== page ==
2 May 2019 / 0 min read
de·code (dēˈkōd): to convert (a coded message) into intelligible language. Canadian brokerage or entry fees with UPS, FedEx, or DHL can be expensive and confusing. If you are not familiar with UPS, FedEx, and DHL clearance fees into Canada, your Canadian customers will literally pay the price by getting forced to pay these fees when the package arrives at their door.
Clearance and brokerage fees differ based on whether a box is moving on a plane or a truck. If your shipment travels on a truck with UPS or FedEx, the clearance fees are exorbitantly higher than if it traveled on an airplane. On the flip side – if you ship using an air method, the shipping fees are much higher than if it shipped ground.
Below are some examples of clearance fees on ground vs. air shipments for a shirt valued at $110.00 CAD (~$86 USD).
|Clearance fees||UPS Express||FedEx Priority||DHL Express|
|Brokerage fees||CA$0 Entry fee||CA$0 Entry fee||CA$0 Entry fee|
|Disbursement fees||CA$10 Bond fee||CA$10 Disbursement fee||CA$11.25 Processing fee|
|COD fees||CA$5 ICOD fee||CA$10 ROD fee||CA$5.25 Transaction fee|
|Total clearance fees||CA$15||CA$20||CA$17.500|
|Clearance fees||UPS Standard||FedEx Ground|
|Brokerage fees||CA$26.60 Entry fee||CA$25.50 Entry fee|
|Disbursement fees||CA$6 Bond fee||CA$10 Disbursement fee|
|COD fees||CA$5 COD fee||CA$10 ROD fee|
|Total clearance fees||CA$37.60||CA$45.50|
Brokerage fee: This is the fee charged by the broker for clearing the shipment with customs. UPS calls it an entry preparation fee, whereas FedEx calls it clearance entry fees. Since international shipments with UPS, FedEx, and DHL include routine brokerage, this fee is only applied to ground shipments.
Disbursement fee: The disbursement fee is for upfronting money to customs or paying the customs charges of duties and taxes on your behalf. In Canada, UPS calls it a bond fee (although in every other country in the world, UPS calls is a disbursement fee). FedEx calls it either a disbursement fee or an advancement fee, whereas DHL calls it a processing fee.
COD fee (Collect on Delivery): A COD fee is charged only to the receiver of the goods when they either do not have an account number to invoice the customs charges with FedEx, DHL, or UPS, or the importer did not pay them prior to customs clearance. UPS calls it by the name that seems to make the most sense – an ICOD fee, whereas FedEx calls it a ROD fee and DHL Express calls it a transaction fee.
International ground delivery (US to CA): UPS and FedEx offer ground delivery from the United States to Canada, and DHL Express does not. With UPS, it is called UPS Standard, and FedEx calls it International Ground.
International air delivery (US to CA): UPS has a few different air services to Canada – UPS Express, Saver, and Expedited. FedEx offers FedEx Priority and Economy, whereas DHL Express only offers their Express service.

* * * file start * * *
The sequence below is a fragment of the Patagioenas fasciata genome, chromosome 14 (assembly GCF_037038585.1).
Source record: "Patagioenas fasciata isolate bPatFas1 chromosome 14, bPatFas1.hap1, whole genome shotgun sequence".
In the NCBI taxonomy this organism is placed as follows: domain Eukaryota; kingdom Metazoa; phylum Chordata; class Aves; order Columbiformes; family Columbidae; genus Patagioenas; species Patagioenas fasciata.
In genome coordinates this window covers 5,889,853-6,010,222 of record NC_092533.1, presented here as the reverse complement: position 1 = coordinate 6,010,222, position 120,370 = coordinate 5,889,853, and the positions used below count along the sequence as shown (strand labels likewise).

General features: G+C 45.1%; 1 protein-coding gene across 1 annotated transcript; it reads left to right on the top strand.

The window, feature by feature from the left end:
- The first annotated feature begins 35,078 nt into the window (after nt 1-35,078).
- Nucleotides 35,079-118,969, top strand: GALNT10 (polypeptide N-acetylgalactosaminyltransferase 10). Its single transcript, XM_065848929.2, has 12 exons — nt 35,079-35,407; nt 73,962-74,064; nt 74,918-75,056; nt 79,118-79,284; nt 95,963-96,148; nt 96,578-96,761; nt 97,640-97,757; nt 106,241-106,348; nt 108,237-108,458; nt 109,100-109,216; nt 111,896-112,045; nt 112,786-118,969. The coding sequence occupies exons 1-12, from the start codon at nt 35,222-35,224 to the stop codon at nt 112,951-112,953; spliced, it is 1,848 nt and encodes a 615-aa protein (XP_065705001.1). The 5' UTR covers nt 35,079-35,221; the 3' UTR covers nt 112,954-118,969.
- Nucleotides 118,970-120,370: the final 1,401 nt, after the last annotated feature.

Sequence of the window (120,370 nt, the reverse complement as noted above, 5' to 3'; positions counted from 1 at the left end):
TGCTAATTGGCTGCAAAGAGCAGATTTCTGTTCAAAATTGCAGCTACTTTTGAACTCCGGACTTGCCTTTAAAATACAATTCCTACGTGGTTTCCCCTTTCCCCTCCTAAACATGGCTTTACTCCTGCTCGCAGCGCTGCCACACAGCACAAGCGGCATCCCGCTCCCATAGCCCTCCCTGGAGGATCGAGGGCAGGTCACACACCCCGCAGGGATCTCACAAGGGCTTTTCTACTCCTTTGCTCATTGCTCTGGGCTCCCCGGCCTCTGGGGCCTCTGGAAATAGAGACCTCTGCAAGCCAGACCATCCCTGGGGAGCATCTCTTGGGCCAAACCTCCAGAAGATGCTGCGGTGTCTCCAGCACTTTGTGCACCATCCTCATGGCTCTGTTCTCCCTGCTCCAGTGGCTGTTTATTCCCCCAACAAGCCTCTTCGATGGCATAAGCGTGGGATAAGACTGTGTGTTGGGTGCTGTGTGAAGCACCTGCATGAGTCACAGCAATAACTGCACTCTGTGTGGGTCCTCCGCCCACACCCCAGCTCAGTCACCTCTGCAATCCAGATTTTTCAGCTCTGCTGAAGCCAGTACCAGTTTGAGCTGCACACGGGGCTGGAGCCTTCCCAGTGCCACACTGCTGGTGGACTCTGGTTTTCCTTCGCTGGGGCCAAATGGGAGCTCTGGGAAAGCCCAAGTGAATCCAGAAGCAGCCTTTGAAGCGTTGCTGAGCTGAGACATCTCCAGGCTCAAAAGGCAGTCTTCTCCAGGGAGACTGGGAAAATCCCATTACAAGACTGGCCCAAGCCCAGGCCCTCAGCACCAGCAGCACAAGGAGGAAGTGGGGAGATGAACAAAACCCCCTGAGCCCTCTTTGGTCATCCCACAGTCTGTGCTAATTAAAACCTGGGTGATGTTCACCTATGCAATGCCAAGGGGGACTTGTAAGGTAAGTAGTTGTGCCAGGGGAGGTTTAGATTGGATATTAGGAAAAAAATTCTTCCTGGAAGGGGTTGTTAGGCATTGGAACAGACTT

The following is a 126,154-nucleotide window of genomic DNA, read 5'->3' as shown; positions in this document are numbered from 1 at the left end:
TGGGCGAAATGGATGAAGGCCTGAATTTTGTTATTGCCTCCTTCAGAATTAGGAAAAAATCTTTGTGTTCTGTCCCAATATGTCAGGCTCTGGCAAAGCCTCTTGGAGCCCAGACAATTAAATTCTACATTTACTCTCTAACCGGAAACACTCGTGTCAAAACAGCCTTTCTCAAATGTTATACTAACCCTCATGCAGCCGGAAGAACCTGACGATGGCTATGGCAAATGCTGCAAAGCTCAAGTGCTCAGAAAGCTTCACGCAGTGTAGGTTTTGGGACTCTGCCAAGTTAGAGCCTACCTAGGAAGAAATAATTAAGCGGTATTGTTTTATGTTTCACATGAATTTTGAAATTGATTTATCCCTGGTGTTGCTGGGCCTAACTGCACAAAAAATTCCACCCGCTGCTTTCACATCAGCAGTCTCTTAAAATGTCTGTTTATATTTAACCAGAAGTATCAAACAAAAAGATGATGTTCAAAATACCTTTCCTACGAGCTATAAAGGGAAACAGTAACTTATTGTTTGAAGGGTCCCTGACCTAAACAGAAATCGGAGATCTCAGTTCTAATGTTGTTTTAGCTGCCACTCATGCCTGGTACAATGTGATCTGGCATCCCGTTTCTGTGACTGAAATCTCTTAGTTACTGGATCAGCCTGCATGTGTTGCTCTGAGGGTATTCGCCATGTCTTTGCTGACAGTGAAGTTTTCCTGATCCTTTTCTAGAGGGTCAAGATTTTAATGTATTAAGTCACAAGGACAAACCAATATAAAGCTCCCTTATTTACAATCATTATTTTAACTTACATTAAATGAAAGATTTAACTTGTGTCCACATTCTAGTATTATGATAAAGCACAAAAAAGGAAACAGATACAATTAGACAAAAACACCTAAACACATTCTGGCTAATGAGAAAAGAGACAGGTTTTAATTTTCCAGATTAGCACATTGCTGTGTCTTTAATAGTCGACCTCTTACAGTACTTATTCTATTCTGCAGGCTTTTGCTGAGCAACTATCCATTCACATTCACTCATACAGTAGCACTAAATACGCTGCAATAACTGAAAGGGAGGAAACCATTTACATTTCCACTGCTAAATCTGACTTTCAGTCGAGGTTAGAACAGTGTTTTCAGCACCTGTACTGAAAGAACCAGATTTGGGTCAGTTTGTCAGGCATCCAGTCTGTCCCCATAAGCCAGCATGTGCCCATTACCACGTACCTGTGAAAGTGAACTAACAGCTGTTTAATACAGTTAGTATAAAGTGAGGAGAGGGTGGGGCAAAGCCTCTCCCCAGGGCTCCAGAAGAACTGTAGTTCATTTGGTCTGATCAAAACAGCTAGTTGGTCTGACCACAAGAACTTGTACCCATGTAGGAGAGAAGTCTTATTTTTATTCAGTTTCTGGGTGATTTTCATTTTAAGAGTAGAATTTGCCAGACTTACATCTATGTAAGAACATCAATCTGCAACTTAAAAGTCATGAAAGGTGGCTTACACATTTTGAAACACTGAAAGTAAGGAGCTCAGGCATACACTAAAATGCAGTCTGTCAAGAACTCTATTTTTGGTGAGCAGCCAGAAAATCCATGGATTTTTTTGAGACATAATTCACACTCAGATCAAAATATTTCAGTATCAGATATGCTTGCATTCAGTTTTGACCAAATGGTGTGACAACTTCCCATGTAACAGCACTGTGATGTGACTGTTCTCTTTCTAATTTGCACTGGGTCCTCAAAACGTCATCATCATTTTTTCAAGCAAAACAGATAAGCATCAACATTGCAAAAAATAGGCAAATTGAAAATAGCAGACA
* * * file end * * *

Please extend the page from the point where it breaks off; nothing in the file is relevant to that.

For more information on carrier-specific import fees:
Are you calculating fees for your customers?
If you are not, they are getting an unpleasant surprise at the door.
If you send the shipment DDU, there isn’t much you can do to lower brokerage fees. The carrier or broker is the one charging the fees to the importer and the importer doesn’t have those fees negotiated. However, if you send the shipment DDP (and collect duties, taxes, and fees from your Canadian customer at checkout), you can directly negotiate some of these fees. Below are a few tips on how to reduce Canadian brokerage fees when you send a shipment DDP.
Bill the duties and taxes to your shipper account (DDP); this will completely eliminate the COD fee because the duties and taxes are billed to your shipper account with your carrier.
Entry fees only apply to ground shipments to Canada. Both UPS and FedEx can negotiate the entry fee (DHL does not have a ground service); however, you may have to work with their brokerage team in Canada. Again, you only have to worry about this if you send a shipment ground to Canada because the air shipments to Canada do not incur entry fees.
The disbursement fee is harder to negotiate with the carriers you need to ship a lot internationally to possibly get this fee negotiated. Upfronting money to customs has an inherent risk for the carriers which is one of the reasons this fee is less likely to be negotiated.
You can bypass UPS, FedEx, and DHL brokerage altogether by picking a different broker. They still have fees, but they will not be as expensive as UPS or FedEx. For example, you could work directly with Border Buddy, Livingston, or another brokerage firm. It will require you to set up an NRI account (Non-Resident Importer); however, if you do high volumes – this could make a lot of sense.
For example, Landmark, RR Donnelly, APC, etc. Also, the USPS is less expensive, but they do not have the ability to bill the duties and taxes to your account; Canada Post charges a CA$9.95 entry fee on top of the duties and taxes.
Clint Reid is the founder and CEO of Zonos, a St. George-based technology company on a mission to create trust in global trade. During Clint’s previous experience working in international logistics at DHL and UPS, he repeatedly witnessed the pain and frustration on the faces of global business owners losing money due to refused packages and hidden international costs. Clint decided to take a chance and started Zonos with the mindset that many cross-border problems could be solved with technology. Today, Zonos helps thousands of companies to sell cross-border.